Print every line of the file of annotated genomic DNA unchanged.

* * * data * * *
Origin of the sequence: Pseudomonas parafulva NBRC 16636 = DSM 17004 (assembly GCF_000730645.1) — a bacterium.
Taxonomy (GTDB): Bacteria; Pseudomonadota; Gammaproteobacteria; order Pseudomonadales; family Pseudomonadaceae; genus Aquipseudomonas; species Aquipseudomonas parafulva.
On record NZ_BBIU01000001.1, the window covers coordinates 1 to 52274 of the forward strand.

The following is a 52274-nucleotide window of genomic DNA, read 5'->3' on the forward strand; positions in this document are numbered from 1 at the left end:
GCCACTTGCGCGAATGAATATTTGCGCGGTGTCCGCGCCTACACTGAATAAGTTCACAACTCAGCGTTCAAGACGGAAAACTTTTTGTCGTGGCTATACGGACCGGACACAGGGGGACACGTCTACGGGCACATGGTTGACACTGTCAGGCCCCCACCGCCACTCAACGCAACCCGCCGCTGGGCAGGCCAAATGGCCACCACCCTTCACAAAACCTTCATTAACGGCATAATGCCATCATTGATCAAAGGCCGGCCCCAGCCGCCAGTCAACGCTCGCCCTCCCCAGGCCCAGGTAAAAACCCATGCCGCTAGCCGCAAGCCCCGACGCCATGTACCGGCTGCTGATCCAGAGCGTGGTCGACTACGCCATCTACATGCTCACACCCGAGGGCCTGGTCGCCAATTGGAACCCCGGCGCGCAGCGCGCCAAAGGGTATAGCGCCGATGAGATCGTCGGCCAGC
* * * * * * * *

Origin of the sequence: Pseudomonas parafulva NBRC 16636 = DSM 17004 (assembly GCF_000730645.1) — a bacterium.
Taxonomy (GTDB): Bacteria; Pseudomonadota; Gammaproteobacteria; order Pseudomonadales; family Pseudomonadaceae; genus Aquipseudomonas; species Aquipseudomonas parafulva.
On record NZ_BBIU01000001.1, the window covers coordinates 1 to 52274 of the forward strand.

The following is a 52274-nucleotide window of genomic DNA, read 5'->3' on the forward strand; positions in this document are numbered from 1 at the left end:
GCCACTTGCGCGAATGAATATTTGCGCGGTGTCCGCGCCTACACTGAATAAGTTCACAACTCAGCGTTCAAGACGGAAAACTTTTTGTCGTGGCTATACGGACCGGACACAGGGGGACACGTCTACGGGCACATGGTTGACACTGTCAGGCCCCCACCGCCACTCAACGCAACCCGCCGCTGGGCAGGCCAAATGGCCACCACCCTTCACAAAACCTTCATTAACGGCATAATGCCATCATTGATCAAAGGCCGGCCCCAGCCGCCAGTCAACGCTCGCCCTCCCCAGGCCCAGGTAAAAACCCATGCCGCTAGCCGCAAGCCCCGACGCCATGTACCGGCTGCTGATCCAGAGCGTGGTCGACTACGCCATCTACATGCTCACACCCGAGGGCCTGGTCGCCAATTGGAACCCCGGCGCGCAGCGCGCCAAAGGGTATAGCGCCGATGAGATCGTCGGCCAGC